In many parts of the country, voters may have suspected that Nixon was a crook in the 1950s, but L.A. had no idea, thanks to The Times, and Nixon showed his gratitude at every turn, sucking up to Palmer and sending mash notes to Norman Chandler and his wife, Dorothy "Buff" Chandler.

But Otis Chandler, who was installed as publisher in 1960, disliked the cronyism that Nixon and Palmer represented, and he wasn't mollified by presidential thank-you notes. The vice president still got The Times' endorsement for president that year (against John F. Kennedy), and again two years later in Nixon's unsuccessful bid for the California governorship. But Palmer was forced into retirement in 1961. And even though the paper endorsed Nixon for governor, its news reporters no longer offered him a free ride. Instead, they helped doom his gubernatorial campaign. Among other things, Times reporters discovered he bought a $300,000 home in Beverly Hills for $90,000, suggesting the discount might be a political payoff.

While Norman Chandler lived, the Times editorial board continued to endorse Republican presidential candidates: Barry Goldwater in '64 and Nixon in '68. It wasn't until 1969, when Otis Chandler hired Tony Day, a maverick editorial writer from Philadelphia, that the Republican rubber stamp began to show signs of wear. The following year, Day wrote an editorial advising Nixon to "Get Out of Vietnam Now."

Others at the paper were tired of the Nixon-Chandler relationship as well. The mere prospect of another Nixon endorsement in 1972 set off rebellion among the staff. When the Nixon endorsement was officially announced, several dozen reporters and editors signed an endorsement of their own, published as a letter to the editor with the publisher's full approval. "We plan to vote for Sen. George McGovern," it said.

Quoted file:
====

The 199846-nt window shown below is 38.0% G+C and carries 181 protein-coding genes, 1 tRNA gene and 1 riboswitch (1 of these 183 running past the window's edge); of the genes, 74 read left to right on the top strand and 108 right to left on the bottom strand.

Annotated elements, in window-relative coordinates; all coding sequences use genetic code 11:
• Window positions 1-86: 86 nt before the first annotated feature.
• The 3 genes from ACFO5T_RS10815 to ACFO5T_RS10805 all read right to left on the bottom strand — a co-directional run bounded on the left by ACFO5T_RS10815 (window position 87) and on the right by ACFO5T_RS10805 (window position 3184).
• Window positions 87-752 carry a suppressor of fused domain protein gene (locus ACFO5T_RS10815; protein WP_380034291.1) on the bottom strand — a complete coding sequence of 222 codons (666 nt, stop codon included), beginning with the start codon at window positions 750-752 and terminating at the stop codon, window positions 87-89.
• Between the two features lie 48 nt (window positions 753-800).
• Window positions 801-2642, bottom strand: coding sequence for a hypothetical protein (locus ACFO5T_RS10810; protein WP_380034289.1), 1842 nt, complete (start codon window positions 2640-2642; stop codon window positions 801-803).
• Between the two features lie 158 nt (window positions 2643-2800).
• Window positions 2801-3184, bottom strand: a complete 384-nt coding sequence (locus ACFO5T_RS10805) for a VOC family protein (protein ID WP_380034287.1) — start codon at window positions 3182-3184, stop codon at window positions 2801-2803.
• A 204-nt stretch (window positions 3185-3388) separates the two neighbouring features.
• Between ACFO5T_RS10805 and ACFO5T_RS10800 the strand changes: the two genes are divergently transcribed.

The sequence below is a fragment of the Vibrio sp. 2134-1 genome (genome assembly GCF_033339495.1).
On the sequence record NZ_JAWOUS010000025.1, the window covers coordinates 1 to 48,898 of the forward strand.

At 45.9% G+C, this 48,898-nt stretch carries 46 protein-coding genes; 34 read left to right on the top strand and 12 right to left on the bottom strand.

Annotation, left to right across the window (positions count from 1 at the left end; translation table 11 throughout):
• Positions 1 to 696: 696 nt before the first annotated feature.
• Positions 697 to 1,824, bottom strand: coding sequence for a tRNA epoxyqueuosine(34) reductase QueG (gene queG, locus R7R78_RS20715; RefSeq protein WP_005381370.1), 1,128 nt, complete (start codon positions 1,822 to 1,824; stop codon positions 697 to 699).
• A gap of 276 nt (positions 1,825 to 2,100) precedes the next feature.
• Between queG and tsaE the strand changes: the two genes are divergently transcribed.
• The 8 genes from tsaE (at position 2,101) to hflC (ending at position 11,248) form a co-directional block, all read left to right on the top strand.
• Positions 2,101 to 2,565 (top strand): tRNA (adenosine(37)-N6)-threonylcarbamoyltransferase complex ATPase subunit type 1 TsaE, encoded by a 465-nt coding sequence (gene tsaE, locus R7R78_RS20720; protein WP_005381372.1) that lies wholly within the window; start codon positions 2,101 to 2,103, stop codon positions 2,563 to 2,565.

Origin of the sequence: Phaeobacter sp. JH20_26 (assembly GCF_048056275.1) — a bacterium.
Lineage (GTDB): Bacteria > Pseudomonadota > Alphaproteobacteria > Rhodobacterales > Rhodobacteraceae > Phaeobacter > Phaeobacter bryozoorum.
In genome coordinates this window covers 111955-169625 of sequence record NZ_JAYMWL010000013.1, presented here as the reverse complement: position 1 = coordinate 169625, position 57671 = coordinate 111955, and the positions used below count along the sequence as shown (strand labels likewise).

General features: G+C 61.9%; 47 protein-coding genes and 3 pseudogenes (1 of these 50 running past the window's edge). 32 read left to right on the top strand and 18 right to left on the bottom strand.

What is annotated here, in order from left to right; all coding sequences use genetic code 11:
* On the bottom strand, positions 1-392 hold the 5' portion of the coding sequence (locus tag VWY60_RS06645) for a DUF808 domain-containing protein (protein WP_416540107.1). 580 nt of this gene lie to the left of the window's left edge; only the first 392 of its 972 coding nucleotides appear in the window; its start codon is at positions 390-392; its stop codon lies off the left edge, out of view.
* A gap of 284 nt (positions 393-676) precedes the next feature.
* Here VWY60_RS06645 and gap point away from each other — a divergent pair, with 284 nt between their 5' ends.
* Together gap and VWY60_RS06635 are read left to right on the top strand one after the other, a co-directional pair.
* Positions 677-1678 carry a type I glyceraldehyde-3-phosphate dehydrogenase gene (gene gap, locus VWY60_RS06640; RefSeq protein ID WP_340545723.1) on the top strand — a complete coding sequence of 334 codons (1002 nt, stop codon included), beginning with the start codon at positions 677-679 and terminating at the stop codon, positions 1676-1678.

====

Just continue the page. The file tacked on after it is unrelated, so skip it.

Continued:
As the Watergate scandal began to unfold in the spring of 1973, an "I told you so" attitude swept the newsroom and spread all the way to the publisher's suite. On Sept. 23, 1973, Otis Chandler announced to Times readers that the newspaper would quit endorsing presidential candidates. The "wide public exposure" that candidates were then receiving on television, radio and newspapers made Times endorsements "dispensable," said the official announcement. "Our readers have more than ample information on which to make up their own minds."

Chandler told me years later that it was Nixon's pattern of duplicity, culminating in the Watergate coverup, that led to his decision, and that its roots ran even deeper and dated back to the Palmer era. The Nixon endorsements had proved to be a grievous error in institutional judgment, he felt, and the best way to prevent future embarrassment was simply to end endorsements altogether. Chandler also told me that it was only in deference to his father and against his better judgment that he had gone ahead with the Nixon endorsement in 1972. When he made the decision to stop endorsing in 1973, his father was sick with throat cancer and "out of it," according to Chandler, who finally felt free to do what he'd advised Times readers to do: make up his own mind.